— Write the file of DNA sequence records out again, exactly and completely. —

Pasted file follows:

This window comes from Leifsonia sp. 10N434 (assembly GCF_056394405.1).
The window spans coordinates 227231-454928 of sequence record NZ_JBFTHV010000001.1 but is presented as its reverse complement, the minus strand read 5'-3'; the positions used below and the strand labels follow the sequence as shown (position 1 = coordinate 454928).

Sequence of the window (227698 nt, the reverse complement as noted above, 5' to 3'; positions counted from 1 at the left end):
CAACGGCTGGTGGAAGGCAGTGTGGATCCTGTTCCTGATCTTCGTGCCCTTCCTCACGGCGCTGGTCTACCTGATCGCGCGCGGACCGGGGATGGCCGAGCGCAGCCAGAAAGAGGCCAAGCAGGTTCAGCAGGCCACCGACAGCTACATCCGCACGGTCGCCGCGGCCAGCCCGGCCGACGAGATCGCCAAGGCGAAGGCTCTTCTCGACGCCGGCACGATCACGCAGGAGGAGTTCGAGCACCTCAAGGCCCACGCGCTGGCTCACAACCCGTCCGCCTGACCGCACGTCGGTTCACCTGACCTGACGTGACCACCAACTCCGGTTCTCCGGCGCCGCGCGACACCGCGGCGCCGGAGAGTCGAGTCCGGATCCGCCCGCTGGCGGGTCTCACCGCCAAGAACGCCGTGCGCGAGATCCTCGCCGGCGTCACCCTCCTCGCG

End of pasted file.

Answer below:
This window comes from Leifsonia sp. 10N434 (assembly GCF_056394405.1).
The window spans coordinates 227231-454928 of sequence record NZ_JBFTHV010000001.1 but is presented as its reverse complement, the minus strand read 5'-3'; the positions used below and the strand labels follow the sequence as shown (position 1 = coordinate 454928).

Sequence of the window (227698 nt, the reverse complement as noted above, 5' to 3'; positions counted from 1 at the left end):
CAACGGCTGGTGGAAGGCAGTGTGGATCCTGTTCCTGATCTTCGTGCCCTTCCTCACGGCGCTGGTCTACCTGATCGCGCGCGGACCGGGGATGGCCGAGCGCAGCCAGAAAGAGGCCAAGCAGGTTCAGCAGGCCACCGACAGCTACATCCGCACGGTCGCCGCGGCCAGCCCGGCCGACGAGATCGCCAAGGCGAAGGCTCTTCTCGACGCCGGCACGATCACGCAGGAGGAGTTCGAGCACCTCAAGGCCCACGCGCTGGCTCACAACCCGTCCGCCTGACCGCACGTCGGTTCACCTGACCTGACGTGACCACCAACTCCGGTTCTCCGGCGCCGCGCGACACCGCGGCGCCGGAGAGTCGAGTCCGGATCCGCCCGCTGGCGGGTCTCACCGCCAAGAACGCCGTGCGCGAGATCCTCGCCGGCGTCACCCTCCTCGCG